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Security concerns rising for Internet of Things devices

John Brandon | June 2, 2016
Call it the Attack Vector of Things.

The burgeoning market for gadgets that trigger a sprinkler system, help you count the number of times you swing a bat, or dim the lights automatically are rising.

That’s a concern for any business due to how these devices are also starting to show up at the corporate office for use in conference rooms, executive suites, and even as a low-cost building security camera system. Experts claim the industry is not doing enough to protect these devices.

Craig Young, a cybersecurity researcher at Tripwire, says a big part of the problem is that the firmware is not updated on a regular basis.

In one recent example, researchers at the University of Michigan found they were able to hack into the Samsung SmartThings platform and even control an entire home automation system. The researchers were able to eavesdrop on the PIN code used for a new install.

“These companies sometimes have the intention of fixing a vulnerability like that through a firmware upgrade, but then never get around to it because they don’t want to disrupt the user base,” explained Young.

He described how, in some cases, he tests out a new device from a company like Belkin or Wink, finds a potential security flaw, notifies them and waits patiently to see when the new vulnerability will be patched, which can take way too long.

Young says the most common hack is to break into a connected home hub, which then provides access to any of the connected devices including door locks, motion detectors, sprinkler systems, and even the alarm system protecting a home.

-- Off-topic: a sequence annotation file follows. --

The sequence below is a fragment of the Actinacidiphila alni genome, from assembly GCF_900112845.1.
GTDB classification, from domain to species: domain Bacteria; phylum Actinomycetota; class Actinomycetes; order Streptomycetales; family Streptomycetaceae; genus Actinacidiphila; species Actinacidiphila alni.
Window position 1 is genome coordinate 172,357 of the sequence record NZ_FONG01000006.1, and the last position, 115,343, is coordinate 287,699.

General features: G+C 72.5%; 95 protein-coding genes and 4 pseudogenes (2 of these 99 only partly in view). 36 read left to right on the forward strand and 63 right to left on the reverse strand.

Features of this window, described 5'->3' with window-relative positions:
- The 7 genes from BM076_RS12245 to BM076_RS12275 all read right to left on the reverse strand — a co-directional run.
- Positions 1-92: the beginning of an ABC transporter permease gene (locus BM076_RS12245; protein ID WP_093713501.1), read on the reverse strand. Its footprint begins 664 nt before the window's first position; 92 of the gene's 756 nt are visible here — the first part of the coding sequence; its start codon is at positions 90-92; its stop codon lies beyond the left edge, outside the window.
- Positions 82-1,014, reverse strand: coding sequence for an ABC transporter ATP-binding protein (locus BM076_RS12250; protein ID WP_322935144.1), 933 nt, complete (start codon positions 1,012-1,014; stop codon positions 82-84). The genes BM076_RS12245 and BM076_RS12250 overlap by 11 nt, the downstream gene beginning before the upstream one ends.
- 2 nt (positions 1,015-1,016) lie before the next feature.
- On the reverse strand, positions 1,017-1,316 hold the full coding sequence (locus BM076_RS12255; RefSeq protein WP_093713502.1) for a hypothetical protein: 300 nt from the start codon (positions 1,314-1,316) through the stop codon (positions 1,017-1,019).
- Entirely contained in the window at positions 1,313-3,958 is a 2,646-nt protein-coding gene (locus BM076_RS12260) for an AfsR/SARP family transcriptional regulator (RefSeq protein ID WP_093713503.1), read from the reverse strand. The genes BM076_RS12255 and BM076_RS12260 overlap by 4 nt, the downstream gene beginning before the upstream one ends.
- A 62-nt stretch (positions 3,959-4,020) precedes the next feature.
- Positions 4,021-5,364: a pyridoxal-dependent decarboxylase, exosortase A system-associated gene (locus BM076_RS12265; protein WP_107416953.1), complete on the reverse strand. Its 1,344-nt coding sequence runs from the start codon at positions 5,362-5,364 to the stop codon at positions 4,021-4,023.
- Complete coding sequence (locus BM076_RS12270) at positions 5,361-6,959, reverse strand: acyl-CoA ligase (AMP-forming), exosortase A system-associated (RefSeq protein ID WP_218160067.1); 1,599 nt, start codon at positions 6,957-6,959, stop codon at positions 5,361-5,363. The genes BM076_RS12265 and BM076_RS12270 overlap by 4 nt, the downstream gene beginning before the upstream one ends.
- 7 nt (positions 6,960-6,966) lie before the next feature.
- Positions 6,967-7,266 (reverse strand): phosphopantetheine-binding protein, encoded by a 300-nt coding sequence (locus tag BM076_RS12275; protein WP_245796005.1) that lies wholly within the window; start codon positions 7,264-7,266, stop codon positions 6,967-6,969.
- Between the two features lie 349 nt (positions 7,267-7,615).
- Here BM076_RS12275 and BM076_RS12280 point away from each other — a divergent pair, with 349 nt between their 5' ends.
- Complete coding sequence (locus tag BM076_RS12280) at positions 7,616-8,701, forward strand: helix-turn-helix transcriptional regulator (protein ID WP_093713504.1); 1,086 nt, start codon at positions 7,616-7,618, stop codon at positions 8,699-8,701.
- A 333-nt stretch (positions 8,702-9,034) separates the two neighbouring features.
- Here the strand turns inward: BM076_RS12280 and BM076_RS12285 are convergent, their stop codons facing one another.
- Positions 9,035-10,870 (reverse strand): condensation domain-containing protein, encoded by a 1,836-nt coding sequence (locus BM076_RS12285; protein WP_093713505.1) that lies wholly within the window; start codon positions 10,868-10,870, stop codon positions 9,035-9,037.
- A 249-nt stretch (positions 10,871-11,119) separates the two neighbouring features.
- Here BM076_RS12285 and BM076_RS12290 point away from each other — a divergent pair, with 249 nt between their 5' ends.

Surprisingly, there are few security apps available that can monitor Internet of Things devices, let you know about any new emerging attack vectors, and tell you about any recent compromises.

“When we look at our workspaces today there are already a number of wireless devices, from Bluetooth mice to wireless keyboards, and we have very little knowledge of who develops the firmware that runs on them or where is it coming from,” says Roman Foeckl, the CEO of CoSoSys.

“With the little security that is in place today for Internet-connected devices, threats will continue to multiply as more and more IoT devices are adopted, both at home and in the workplace.”

Why is this a problem?

Hackers always seem to flock to the most popular platforms. It’s one of the reasons there are more risks for Windows users than the Mac -- there’s a much bigger footprint. According to BI Intelligence, there will be 34 billion connected devices in the world by 2020, creating a $6 trillion industry; surprisingly, BI names business as the main IoT adopter. The costs are low, the gadgets are simple to install, and they solve nagging problems (e.g., installing a motion detector to find out how many people use a conference room during the day).


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